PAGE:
I want to refer to an article in the Sydney Morning Herald after the Copenhagen conference. The article says:
On his return from Copenhagen, the Indian Environment Minister, Jairam Ramesh, told Parliament his mandate had been to protect India’s right to fast economic growth, and listed killing off binding targets to reducing emissions as a key victory for his country.
Does that sound as if we are going to head for universal climate controls right across the world? He then said:
… Brazil, South Africa, India and China—had worked to protect the rights of the developing world.
How can we, as sensible Australians that are responsible for the economic wellbeing of this country, say there is going to be a world commitment on climate change when Indian members of parliament are proudly saying that they stopped this in Copenhagen?
But let us not even worry about India. Let us put India aside for a moment. In the last couple of weeks in America, the biggest economy in the world and a country that is aligned to us in many ways, during the election campaign they had a vote in the Senate. There is an article in Green Energy Reporter headed ‘Senate Democrats kill cap-and-trade bill’. It says:
Cap-and-trade is officially dead. This afternoon Senate Democrats—
not the Republicans but the Democrats—
in a caucus meeting, decided not to pursue legislation that would seek to cap carbon and other green house gases by pricing them, a market-friendly scheme known as cap-and-trade.
So America has walked out on it. These are the Democrats, the people that pursued climate change policy. They cannot get their votes. While it is true that a filibuster presented a high barrier for any climate energy action, the reality is that Senate Majority Leader Harry Reid might have struggled to get 51 per cent support for the stronger bill, because Democrats from various areas, such as John D. Rockefeller, Evan Bayh from Indiana and many other Democrats, have seen that it would penalise jobs for their workers.
This is the Green tail wagging the government dog. The Greens are wagging the dog. There is no chance at all that India, China or Brazil can do this. They cannot do it. America has a 10 per cent unemployment problem—9.6, to be accurate—and it will not move. The government has tried many ways to shift it, but it is locked in at 9.6 per cent. Do you think that the American Congress and Senate are going to be so stupid to drive that 9.6 per cent unemployment upwards? There are going to be huge changes in the mid-term elections, and no-one is going to be that stupid and increase the unemployment rate.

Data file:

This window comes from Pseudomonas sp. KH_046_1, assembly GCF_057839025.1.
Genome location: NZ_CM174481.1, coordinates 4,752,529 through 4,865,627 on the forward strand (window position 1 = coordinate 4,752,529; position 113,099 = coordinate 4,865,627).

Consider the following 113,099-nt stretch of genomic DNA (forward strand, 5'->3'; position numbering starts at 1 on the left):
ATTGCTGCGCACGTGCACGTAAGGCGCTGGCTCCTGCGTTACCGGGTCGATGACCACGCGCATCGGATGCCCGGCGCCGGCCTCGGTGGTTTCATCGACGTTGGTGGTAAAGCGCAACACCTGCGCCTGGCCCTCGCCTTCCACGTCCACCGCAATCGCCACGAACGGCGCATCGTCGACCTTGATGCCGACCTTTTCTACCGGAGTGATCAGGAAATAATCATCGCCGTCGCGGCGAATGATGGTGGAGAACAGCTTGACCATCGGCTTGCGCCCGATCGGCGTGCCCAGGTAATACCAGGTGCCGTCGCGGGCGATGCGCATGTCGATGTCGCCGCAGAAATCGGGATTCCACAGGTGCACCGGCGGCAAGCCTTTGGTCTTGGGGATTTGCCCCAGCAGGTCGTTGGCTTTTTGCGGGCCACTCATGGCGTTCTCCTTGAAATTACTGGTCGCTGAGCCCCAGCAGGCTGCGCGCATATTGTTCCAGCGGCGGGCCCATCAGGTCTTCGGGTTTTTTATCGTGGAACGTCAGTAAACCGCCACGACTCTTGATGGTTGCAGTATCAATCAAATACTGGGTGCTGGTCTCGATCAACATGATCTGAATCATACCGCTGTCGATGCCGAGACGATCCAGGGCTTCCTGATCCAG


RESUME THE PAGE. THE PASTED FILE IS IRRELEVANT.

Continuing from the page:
Senator Sherry, you know this, I know it and so does every other person who is sensible in this parliament. How can India, with its poverty and its people living in squalor—living in cardboard boxes or near open sewers—penalise its own industry and increase its already probably 20 per cent unemployment? Its mission must be to get its people reasonably well fed, accommodated and clothed. That must be its priority.
But, no, the Labor Party thinks that magic is going to happen in the world and that every country in the world is going to sign up. If you could guarantee it, or if you could accommodate it—if you could make it work—then you may get some support on emissions trading. But the unfortunate thing is that it is not going to happen. All we are going to do is penalise our own workers, penalise our own industries and penalise the primary industries. And to what avail? So we can say, ‘Australia led the way. We led the way in this brand new world that Senator Brown wants to take us to’—as deputy prime minister of this new government. It is a world of higher taxes, taxes on mining, taxes on carbon, increased costs for transport, no new coal mines and no refurbishment of the existing coal mines.
But you can say this for Senator Brown: he is totally wrong. He has no concern for anyone else. He will always be able to get a quid; he is a doctor—he can hang his shingle out and get his couple of hundred thousand a year—but he has no consideration for the rest of the people. But at least he sticks to his guns. You guys cannot stick to your guns. You do not know whether you want to back this. You do not want to back it. You backed out of it because you could see a catastrophe coming in the election and then you got cold feet. Now you want to back it again. You are on a hiding to nothing. If you could confirm that the rest of the world will do it then I think you would have some chance of doing it. But there is as much chance of that as an ice cream existing in hell. It just will not happen.